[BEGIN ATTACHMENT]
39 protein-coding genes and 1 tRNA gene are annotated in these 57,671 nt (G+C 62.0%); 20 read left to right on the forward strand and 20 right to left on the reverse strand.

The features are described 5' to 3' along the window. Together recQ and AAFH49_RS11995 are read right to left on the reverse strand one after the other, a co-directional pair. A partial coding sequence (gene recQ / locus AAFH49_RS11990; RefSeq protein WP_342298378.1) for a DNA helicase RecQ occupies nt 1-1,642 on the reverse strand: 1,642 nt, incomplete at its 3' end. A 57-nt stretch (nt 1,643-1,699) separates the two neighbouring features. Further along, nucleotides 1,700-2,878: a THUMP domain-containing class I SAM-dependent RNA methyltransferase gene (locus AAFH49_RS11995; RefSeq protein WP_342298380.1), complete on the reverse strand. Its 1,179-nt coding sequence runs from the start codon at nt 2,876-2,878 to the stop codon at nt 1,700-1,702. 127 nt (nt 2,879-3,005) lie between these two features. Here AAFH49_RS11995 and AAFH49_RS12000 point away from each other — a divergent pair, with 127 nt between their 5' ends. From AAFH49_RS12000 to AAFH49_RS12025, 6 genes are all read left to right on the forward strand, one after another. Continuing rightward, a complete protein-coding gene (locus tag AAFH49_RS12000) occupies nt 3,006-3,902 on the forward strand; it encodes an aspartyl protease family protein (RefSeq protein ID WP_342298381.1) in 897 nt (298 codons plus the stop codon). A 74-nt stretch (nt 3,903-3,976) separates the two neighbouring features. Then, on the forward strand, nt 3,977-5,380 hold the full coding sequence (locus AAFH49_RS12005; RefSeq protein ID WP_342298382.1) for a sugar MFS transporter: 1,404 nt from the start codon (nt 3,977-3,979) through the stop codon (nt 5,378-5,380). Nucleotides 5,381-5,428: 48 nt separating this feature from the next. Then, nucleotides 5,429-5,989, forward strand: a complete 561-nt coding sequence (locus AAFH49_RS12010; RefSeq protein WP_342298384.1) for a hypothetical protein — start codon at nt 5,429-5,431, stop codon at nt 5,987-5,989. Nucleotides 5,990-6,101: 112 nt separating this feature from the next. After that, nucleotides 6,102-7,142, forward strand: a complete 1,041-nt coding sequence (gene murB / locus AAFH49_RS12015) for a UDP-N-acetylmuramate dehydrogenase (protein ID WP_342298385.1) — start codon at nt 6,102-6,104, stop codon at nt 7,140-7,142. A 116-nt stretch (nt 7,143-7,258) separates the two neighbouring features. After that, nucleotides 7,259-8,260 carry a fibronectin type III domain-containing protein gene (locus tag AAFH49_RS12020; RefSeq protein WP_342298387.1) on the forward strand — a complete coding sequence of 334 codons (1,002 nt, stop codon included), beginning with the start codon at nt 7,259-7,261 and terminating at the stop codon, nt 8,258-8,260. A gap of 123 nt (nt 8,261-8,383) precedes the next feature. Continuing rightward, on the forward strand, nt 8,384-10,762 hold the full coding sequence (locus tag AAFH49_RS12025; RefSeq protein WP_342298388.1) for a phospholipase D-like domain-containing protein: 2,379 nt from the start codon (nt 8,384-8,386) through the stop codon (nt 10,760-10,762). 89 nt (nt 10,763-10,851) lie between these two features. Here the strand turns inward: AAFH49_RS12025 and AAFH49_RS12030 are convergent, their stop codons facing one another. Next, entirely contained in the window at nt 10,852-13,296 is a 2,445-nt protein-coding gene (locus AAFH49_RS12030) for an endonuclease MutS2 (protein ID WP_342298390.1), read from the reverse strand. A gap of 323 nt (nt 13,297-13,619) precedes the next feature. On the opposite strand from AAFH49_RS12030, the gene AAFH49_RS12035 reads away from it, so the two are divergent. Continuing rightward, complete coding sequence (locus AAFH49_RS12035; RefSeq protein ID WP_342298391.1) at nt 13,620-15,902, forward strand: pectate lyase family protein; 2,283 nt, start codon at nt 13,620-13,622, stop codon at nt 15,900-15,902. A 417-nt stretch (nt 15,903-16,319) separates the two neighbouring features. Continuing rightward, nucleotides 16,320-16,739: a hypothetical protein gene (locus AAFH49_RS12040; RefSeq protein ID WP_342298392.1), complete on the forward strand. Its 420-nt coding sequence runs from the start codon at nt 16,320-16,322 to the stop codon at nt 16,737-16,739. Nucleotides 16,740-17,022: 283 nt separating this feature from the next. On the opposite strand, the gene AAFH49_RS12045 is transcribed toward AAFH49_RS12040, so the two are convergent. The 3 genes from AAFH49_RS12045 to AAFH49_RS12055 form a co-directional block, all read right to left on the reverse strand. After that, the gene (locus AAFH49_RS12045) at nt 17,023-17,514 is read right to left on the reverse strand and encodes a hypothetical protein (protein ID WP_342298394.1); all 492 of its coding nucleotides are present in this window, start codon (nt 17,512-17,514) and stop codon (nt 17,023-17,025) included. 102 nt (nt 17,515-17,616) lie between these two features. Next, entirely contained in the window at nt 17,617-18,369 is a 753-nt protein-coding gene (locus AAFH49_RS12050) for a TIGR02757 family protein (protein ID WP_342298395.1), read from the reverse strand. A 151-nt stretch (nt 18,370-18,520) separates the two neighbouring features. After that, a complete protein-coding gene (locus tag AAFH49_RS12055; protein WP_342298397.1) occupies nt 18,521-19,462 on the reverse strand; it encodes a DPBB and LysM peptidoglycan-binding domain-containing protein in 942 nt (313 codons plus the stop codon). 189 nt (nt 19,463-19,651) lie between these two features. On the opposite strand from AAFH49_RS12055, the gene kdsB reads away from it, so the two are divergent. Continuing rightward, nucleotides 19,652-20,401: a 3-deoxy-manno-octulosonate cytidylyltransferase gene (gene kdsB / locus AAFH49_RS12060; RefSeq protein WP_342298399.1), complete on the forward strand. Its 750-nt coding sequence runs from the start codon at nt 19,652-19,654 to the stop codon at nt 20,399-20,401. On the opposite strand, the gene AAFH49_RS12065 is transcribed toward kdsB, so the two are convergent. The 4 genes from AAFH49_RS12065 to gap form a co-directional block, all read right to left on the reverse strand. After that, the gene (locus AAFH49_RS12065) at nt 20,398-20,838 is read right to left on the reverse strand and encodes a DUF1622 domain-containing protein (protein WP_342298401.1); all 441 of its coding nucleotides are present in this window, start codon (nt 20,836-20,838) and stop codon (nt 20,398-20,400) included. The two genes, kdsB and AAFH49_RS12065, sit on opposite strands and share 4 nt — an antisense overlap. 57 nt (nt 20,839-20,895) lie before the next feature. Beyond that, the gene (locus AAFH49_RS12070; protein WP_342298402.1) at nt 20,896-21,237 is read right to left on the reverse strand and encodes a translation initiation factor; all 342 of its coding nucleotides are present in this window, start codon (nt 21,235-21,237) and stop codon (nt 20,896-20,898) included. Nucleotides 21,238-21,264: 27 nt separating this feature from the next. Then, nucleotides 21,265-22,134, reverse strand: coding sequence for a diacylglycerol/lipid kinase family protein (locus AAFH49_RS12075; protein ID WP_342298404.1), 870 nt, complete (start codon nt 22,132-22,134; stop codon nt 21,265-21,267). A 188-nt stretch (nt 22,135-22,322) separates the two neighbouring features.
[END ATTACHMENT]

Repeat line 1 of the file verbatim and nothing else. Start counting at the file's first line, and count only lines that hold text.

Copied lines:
39 protein-coding genes and 1 tRNA gene are annotated in these 57,671 nt (G+C 62.0%); 20 read left to right on the forward strand and 20 right to left on the reverse strand.